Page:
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Assess Guyana’s power demand before signing gas deal – Institute of the Americas

Assess Guyana’s power demand before signing gas deal – Institute of the Americas

Guyana should properly assess its demand for electricity before it signs off on any gas-to-shore deal that forces it to accept an oversupply of gas and leave the energy sector financially unsustainable. This advice is coming from the Institute of the Americas, an international non-profit.
In the Institute’s report titled, ‘Guyana’s Gas-to-Power Potential,’ author Kathryn Hillis said that while there are significant reliability problems when it comes to electricity in Guyana, taking too much gas at a time would likely result in oversupply for the nation’s 750,000 people.
“Gas should be brought onshore through a phased approach,” Hillis wrote, “in which the government only purchases incremental natural gas as electricity demand increases and infrastructure is developed so Guyana does not accumulate an unnecessary gas surplus.”

The Institute advised that government first focus on providing power to coastal areas, then attempt to supply power to the hinterlands after sufficient infrastructure has been developed in the area.
The Institute saw it pertinent to weigh in, after seeing that Ghana signed a Power Purchase Agreement (PPA) to bring its gas to shore, and its failure to properly assess its energy needs at the right time has left the African nation struggling to find uses for the gas it is paying hundreds of millions of dollars for.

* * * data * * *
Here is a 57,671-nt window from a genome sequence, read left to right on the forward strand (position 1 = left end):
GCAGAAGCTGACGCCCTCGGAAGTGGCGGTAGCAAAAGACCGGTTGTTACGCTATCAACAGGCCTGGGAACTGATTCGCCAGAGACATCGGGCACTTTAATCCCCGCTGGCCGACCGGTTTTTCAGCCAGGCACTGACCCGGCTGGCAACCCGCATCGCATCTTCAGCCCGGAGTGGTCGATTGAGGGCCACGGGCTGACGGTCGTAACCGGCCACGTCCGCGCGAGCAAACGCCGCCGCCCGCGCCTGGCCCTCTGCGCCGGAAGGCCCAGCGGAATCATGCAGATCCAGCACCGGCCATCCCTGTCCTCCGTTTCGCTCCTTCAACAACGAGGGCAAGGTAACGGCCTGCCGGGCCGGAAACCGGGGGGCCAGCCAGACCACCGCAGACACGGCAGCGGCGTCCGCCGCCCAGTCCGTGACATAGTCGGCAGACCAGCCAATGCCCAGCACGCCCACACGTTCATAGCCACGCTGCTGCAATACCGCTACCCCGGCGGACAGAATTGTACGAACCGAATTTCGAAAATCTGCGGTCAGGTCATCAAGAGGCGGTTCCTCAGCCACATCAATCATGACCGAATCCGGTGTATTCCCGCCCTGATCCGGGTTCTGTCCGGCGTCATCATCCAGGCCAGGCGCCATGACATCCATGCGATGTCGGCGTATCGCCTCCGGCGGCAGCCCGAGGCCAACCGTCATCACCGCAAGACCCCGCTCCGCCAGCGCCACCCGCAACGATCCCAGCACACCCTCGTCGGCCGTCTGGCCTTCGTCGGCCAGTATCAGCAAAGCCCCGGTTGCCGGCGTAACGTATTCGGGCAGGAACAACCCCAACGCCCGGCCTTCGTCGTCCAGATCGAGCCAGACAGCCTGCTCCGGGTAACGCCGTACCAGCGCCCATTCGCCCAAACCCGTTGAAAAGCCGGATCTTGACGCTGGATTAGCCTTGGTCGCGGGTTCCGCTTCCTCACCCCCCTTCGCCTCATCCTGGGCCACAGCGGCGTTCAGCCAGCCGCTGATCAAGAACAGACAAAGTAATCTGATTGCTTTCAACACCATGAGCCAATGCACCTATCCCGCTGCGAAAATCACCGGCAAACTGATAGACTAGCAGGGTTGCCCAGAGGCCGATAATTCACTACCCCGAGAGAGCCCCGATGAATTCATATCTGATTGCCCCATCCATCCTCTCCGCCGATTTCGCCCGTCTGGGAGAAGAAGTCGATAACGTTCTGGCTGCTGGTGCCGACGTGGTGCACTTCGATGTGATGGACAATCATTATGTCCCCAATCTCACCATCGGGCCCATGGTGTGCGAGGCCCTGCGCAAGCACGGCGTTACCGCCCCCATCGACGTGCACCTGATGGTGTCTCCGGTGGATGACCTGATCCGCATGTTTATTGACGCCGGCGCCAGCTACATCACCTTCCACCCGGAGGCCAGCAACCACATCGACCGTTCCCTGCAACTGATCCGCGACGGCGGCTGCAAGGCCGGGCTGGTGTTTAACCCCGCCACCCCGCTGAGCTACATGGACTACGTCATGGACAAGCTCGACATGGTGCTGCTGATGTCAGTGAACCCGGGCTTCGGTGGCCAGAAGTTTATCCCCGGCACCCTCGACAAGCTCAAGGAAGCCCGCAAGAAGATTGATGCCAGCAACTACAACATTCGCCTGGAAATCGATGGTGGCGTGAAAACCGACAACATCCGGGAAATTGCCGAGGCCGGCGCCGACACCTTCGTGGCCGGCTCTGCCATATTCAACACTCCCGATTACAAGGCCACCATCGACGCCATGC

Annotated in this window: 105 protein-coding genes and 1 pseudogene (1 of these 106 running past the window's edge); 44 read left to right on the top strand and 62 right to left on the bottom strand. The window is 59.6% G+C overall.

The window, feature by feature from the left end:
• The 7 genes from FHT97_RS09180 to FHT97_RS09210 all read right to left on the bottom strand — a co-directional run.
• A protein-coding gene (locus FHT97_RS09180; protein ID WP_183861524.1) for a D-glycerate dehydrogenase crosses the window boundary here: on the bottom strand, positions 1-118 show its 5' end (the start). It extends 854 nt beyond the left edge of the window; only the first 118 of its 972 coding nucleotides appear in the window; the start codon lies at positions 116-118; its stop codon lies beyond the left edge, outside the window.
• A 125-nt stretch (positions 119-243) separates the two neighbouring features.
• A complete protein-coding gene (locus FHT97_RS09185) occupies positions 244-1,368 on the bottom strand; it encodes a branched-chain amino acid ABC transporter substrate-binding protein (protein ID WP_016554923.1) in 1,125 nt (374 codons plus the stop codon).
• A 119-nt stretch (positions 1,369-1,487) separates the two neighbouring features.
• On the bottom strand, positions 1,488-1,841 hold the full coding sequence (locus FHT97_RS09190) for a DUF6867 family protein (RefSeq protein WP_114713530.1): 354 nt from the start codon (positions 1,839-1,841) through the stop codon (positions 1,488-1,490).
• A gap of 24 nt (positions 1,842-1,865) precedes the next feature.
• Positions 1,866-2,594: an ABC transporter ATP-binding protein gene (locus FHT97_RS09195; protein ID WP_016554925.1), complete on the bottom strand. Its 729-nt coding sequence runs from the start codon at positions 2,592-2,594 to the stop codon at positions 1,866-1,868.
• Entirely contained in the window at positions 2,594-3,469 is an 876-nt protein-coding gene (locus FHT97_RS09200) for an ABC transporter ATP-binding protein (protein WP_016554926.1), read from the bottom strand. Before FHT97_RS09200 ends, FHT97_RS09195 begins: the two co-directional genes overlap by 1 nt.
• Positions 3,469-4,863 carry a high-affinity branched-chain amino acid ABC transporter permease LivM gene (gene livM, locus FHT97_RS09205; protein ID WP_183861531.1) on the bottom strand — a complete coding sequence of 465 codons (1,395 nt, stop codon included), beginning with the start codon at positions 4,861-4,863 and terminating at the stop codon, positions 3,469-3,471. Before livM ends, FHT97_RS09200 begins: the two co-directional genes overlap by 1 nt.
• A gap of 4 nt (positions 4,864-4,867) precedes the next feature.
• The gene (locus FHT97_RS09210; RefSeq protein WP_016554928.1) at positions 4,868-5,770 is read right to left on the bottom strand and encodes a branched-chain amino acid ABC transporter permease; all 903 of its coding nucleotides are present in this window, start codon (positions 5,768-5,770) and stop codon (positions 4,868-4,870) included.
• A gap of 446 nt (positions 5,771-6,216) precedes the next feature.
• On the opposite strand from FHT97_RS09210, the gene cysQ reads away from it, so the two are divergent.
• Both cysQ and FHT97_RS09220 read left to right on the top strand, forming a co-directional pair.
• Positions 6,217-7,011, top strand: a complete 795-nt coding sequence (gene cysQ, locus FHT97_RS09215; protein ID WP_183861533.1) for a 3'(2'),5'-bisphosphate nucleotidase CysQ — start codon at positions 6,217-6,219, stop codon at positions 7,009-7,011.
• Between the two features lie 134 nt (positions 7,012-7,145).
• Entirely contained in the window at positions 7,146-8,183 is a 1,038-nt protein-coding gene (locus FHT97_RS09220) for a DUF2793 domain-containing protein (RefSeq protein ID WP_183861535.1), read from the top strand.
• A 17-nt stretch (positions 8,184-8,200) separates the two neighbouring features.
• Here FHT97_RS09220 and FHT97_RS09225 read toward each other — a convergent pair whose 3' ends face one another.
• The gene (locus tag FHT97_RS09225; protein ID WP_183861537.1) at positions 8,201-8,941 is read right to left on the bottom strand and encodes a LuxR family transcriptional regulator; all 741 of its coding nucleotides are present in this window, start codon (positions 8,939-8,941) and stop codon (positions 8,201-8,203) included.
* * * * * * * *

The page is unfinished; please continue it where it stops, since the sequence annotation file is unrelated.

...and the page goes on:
Ghana also had found itself in Guyana’s position, wanting to reduce power costs and make electricity more reliable. So it signed a long term deal with gas and power suppliers, through which it would have to pay for 90 percent of the produced gas from the field, no matter the demand. It was eager to get the project started as a large portion of the population lacked electricity.

The World Bank partially funded the project, whereby the Ghana National Petroleum Commission (GNPC), and Eni and Vitol drilled wells and interconnected a gas pipeline to the country’s pipeline network and with existing power plants.
After it approved the project in 2015 to bring gas from its Sankofa field, power was provided to 1.6 million households, oil imports decreased by 12 million barrels a year, and carbon emissions dropped by 1.6 million metric tons.

However, the market is now severely over supplied with the government paying $500 million annually for unused power. It made the energy sector financially unsustainable, and the current administration responded by creating the five-year Energy Sector Recovery Programme (ESRP) to find uses for all the extra gas, among other things.
“Despite the numerous benefits of using gas for power generation, the project could become a negative for the country if not executed properly,” the Institute said. “Clearly, Guyana must seek to avoid Ghana’s mistakes with its PPAs.”

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